Like many business travellers, I use a lot of rental cars. I quite enjoy this as it means I get to try many of the newest models.
Recently I was reflecting on the changes in car design over the years and its direction. Time was when I could collect a car and quickly acquaint myself with all the key controls. Lights, heater, windscreen wipers, radio, these were all pretty much the same in any vehicle and were all I needed to get safely from a to b.
On my latest trip, it took me five minutes to work out the controls for the car lights and even after I located these I felt the need to walk around the car to see what had actually lit up! The controls accessed through the central touch screen menu system (which, by the way, seems different on every car) simply don’t get a look in. Who has the time I wonder?
I can’t help thinking there are parallels in our industry. Only last week three of us in the office were prodding despondently at our office printer’s touch control panel, trying to convince it to print from the ‘empty’ paper tray that was in fact full. How many print professionals does it take to work a printer? …answers on a postcard!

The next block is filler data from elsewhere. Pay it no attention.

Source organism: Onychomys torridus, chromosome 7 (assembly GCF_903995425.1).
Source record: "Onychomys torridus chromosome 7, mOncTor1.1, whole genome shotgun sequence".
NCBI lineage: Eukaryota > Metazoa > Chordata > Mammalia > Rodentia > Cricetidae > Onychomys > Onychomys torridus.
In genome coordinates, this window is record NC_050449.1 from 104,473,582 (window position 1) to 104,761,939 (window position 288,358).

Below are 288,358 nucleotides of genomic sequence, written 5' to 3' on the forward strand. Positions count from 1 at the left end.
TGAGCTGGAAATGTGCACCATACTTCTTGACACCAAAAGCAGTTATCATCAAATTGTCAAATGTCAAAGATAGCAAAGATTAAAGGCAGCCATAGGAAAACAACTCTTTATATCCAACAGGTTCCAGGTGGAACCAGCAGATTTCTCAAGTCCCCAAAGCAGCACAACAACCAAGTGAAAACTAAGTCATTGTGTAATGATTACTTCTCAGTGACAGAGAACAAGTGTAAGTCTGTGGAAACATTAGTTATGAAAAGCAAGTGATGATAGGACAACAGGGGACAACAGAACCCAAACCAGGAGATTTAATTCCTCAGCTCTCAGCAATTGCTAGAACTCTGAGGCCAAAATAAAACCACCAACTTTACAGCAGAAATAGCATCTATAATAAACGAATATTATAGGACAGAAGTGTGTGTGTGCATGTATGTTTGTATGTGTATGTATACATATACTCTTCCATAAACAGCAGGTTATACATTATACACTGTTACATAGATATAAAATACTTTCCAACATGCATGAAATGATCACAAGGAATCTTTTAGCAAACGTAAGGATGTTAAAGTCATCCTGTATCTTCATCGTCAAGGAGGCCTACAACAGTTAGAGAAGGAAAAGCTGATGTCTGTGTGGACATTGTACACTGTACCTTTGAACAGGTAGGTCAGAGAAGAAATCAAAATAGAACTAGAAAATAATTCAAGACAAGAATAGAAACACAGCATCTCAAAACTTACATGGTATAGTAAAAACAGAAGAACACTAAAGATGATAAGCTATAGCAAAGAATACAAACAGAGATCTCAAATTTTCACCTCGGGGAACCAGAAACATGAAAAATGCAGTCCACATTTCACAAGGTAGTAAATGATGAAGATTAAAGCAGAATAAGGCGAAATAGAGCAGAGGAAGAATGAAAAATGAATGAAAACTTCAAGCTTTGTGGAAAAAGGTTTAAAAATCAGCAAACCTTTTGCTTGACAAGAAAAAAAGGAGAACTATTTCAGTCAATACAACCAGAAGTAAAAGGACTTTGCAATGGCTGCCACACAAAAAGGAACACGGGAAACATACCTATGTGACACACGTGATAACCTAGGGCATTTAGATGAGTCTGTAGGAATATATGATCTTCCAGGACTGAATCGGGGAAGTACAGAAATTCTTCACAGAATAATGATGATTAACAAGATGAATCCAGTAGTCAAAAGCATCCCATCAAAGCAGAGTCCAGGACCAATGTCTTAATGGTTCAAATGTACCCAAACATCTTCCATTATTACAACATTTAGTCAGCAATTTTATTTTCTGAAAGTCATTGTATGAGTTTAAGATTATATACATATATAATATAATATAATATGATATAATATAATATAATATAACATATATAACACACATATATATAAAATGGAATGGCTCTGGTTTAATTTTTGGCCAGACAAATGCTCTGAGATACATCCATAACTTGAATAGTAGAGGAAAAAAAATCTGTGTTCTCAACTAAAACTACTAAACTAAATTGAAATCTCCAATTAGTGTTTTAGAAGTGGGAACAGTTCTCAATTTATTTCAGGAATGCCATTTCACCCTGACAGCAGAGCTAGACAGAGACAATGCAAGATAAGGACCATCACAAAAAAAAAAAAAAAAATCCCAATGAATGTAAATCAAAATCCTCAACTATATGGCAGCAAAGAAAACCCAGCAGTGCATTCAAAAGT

I’m sure our office is not alone. Most people simply want a printed copy but are often confronted with over complex, over specified devices. Maybe it is the fault of procurement processes that seek to cover every eventuality. Maybe it is that simplicity can be quite hard to achieve. New features are exciting for manufacturers and developers, but it is easy to lose sight of what people actually need.
Many iconic leaders believe if you make time to make things simple, your customers will thank you. As the French philosopher and mathematician Blaise Pascal once penned in a letter to a friend: “If I had more time, I would have written a shorter letter.”
Does this current path lead to a future where such print devices will need a supervisor to help guide users? If so, it makes sense for all the printers to be located centrally for convenience? I know, let’s call it a print room!